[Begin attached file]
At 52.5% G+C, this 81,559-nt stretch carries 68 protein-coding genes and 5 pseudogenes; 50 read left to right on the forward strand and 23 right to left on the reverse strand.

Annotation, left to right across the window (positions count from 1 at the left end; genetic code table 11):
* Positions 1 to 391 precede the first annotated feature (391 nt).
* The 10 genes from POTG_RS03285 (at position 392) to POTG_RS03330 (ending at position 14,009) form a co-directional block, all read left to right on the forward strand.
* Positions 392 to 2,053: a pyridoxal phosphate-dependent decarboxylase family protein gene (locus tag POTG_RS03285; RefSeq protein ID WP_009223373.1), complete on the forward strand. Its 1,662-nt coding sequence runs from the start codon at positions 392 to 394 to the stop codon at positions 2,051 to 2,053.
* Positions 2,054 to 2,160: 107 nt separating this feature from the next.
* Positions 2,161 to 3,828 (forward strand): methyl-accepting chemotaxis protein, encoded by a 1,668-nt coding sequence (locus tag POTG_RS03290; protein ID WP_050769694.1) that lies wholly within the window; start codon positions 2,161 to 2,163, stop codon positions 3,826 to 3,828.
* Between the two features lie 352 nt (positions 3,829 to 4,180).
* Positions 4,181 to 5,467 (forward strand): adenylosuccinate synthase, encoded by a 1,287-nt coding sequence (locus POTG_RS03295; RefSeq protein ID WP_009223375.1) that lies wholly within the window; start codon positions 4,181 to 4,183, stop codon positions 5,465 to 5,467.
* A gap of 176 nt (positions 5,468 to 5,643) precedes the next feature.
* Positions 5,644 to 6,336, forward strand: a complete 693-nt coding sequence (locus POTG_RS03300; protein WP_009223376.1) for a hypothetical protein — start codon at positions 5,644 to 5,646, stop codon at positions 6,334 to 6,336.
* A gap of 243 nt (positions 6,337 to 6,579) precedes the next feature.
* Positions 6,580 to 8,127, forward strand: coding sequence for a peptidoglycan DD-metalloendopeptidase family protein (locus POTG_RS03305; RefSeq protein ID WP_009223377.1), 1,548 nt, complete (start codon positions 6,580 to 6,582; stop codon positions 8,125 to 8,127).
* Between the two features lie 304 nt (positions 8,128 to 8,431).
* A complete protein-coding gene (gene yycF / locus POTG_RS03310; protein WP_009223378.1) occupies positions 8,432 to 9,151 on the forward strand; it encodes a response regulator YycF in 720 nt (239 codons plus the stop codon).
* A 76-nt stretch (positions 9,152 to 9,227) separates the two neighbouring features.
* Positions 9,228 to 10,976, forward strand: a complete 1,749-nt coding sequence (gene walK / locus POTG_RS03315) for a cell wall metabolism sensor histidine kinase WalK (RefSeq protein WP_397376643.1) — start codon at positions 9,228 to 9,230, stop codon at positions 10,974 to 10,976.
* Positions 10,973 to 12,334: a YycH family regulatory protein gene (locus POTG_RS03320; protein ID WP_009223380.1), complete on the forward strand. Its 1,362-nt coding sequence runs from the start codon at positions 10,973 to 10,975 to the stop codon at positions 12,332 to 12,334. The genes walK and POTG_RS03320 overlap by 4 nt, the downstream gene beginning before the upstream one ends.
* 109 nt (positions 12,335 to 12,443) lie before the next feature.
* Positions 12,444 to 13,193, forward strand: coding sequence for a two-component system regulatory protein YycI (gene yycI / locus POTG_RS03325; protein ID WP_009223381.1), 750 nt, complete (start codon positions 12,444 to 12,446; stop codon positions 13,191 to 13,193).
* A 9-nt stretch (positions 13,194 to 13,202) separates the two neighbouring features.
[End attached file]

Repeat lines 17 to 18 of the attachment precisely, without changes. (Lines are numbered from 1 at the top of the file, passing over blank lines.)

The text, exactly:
* Positions 9,228 to 10,976, forward strand: a complete 1,749-nt coding sequence (gene walK / locus POTG_RS03315) for a cell wall metabolism sensor histidine kinase WalK (RefSeq protein WP_397376643.1) — start codon at positions 9,228 to 9,230, stop codon at positions 10,974 to 10,976.
* Positions 10,973 to 12,334: a YycH family regulatory protein gene (locus POTG_RS03320; protein ID WP_009223380.1), complete on the forward strand. Its 1,362-nt coding sequence runs from the start codon at positions 10,973 to 10,975 to the stop codon at positions 12,332 to 12,334. The genes walK and POTG_RS03320 overlap by 4 nt, the downstream gene beginning before the upstream one ends.